Cambium Layer

Part 9 of a series by Eugene Howell

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Leaning BonsaiTo care for a bonsai tree well, it’s appropriate that we first learn something about how a tree actually works; otherwise we have little ability to understand the true nature of the living thing we’re trying to bend and twist and shape to our desires.

If asked what the major parts of a tree are, what would you answer? As a bonsai artist, if you pause for a moment to think about it, you should come to the conclusion that if you have no understanding of how a tree functions, you won’t know what you need to do to the tree in order to get it to develop into an excellent bonsai. Furthermore, you won’t know how the tree will respond to your actions. This, however, is critical. You must know what to expect from a tree in order to develop it the way you envision the tree as a finished bonsai. The more you know about the basic functioning of a tree, the easier and faster you’ll be able to turn raw material into a beautiful bonsai.

All of this is well and good, but what does it mean? Simply put, you need to know the six organs of a tree, what each one does, and how they work together. With this knowledge you can intuitively figure out how a tree will respond to your training

The organs of a tree are the roots, trunk (which includes the branches), leaves, flowers, fruit, and seeds. From a bonsai standpoint the ones in which we have the most interest are the roots, trunk, and leaves, so let’s first discuss them.

The root system does three jobs. It holds up the plant, takes in water and nutrients, and stores food. In nature, the root system typically extends two or three times further from the trunk than does the tree’s canopy. Water and nutrients are absorbed by the roots through “root hairs”. These very tiny (much thinner than a human hair) one cell structures pass the water and nutrients into the xylem layer. This then transports them to the leaves where they are converted into food through photosynthesis. Interestingly, plants are about the only living things that manufacture their own food. The tree then transports the food to all of its parts for consumption.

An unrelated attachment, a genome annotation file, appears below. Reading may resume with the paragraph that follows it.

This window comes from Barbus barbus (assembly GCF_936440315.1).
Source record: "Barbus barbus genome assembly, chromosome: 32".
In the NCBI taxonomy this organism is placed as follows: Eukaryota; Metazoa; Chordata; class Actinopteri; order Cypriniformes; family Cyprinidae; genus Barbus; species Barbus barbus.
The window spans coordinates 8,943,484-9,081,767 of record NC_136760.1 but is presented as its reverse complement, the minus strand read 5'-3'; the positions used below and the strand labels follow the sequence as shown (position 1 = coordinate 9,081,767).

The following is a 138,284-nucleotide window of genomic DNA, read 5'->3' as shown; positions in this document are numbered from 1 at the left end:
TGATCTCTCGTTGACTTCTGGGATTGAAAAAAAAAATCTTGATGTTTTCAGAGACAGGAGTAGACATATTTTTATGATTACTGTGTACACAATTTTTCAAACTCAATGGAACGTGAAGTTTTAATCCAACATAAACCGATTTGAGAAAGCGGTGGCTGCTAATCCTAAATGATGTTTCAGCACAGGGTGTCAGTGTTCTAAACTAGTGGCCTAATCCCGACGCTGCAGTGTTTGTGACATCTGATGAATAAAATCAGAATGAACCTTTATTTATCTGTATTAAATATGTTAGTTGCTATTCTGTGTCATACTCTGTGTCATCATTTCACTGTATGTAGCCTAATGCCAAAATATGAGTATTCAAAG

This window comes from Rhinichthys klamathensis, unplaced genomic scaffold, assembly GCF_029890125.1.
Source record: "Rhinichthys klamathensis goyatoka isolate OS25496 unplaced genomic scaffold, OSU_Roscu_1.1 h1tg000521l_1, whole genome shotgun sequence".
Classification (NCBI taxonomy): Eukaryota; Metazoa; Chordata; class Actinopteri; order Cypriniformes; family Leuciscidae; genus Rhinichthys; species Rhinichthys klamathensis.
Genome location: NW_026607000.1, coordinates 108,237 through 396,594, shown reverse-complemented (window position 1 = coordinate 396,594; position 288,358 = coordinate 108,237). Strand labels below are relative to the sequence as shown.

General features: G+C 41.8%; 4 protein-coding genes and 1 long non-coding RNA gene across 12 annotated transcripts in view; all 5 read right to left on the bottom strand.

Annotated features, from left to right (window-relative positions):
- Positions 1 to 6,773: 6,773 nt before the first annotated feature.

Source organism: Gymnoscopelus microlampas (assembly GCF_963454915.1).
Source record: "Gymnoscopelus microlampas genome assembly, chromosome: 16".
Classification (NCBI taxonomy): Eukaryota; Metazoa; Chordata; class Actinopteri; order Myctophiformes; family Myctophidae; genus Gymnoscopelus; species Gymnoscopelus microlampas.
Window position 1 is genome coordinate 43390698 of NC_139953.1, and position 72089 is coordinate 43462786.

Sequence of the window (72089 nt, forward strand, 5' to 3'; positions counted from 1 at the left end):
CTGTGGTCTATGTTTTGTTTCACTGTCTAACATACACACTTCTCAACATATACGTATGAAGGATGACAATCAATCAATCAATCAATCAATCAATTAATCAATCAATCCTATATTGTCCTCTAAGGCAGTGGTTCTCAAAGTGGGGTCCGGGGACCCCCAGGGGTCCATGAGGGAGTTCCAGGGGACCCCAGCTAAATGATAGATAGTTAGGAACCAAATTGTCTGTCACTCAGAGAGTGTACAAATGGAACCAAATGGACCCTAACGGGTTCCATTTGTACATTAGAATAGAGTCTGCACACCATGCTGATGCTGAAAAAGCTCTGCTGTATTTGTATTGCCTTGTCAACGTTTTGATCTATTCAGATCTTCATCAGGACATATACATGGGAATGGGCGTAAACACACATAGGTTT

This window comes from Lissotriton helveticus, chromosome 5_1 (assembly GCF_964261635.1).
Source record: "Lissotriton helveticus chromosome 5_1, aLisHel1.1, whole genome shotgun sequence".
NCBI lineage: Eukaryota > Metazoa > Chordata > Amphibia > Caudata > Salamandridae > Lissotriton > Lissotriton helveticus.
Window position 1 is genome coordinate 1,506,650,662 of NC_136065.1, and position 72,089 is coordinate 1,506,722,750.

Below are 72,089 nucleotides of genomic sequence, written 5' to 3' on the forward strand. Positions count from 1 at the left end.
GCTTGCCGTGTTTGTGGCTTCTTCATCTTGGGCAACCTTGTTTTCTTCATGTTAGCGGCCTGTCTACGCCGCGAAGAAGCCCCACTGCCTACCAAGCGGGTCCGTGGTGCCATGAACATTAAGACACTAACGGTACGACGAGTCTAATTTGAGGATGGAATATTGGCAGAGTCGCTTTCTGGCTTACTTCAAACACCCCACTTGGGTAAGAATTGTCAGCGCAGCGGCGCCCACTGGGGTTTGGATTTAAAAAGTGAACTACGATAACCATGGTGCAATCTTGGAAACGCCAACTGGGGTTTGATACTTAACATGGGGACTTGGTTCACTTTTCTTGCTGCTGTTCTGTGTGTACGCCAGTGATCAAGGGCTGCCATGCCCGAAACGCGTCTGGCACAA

The trunk holds up the canopy and gives it sufficient spread to insure that the leaves are exposed to sunlight. It consists of five layers; the bark, phloem, cambium, xylem, and heartwood. The layer of most critical interest to the bonsai enthusiast is the cambium layer, for it is this one that plays the biggest role in the development of a bonsai. By fully understanding what this layer does, you’ll be able to easily understand why a tree does what it does when as you develop it into a bonsai. If you remember only one of these layers, remember the cambium layer

The bark is a water-tight barrier that protects the interior of the trunk from insects and diseases. Because of this, the less damage that is done to the bark, the greater is the probability that the tree will remain healthy.

The layer inside the bark is the phloem. It has the job of transporting food to all parts of the tree. This is important to remember when air-layering a bonsai.

The layer just inside the phloem is the cambium. This is the growth mechanism of the plant. It is this layer, made up of cells called “meristem cells”, that creates all new cells within the tree. If this layer ceases to function properly, the plant dies. When you prune a tree to develop ramification, the cambium layer is what does it. When you watch for new buds to pop on the trunk so you can develop a new branch, you are watching for the cambium layer to do this. When you girdle a branch during air-layering, you are trying to get the cambium layer to start growing roots at that spot. When you defoliate the tree you are counting on the cambium layer to force new, smaller leaves to develop. When you perform root pruning every couple of years, you are counting on the cambium layer to develop finer roots to replace those cut away. When you collect a tree from the wild and chop the trunk to a height of 3 or 4 feet, you are hoping that the cambium layer will develop new buds at the cut so you can grow a new apex.

Understanding how your bonsai will respond when you cut it is essential to being able to create a magnificent bonsai.

Click the link below to the next article in this series and we’ll continue the topic of understanding how your bonsai grows.

Part 8 of this series : Part 10 of this series

Photo Credit: flickr Creative Commons, Leaning Bonsai at the 2011 Philadelphia Flower Show by Dyogi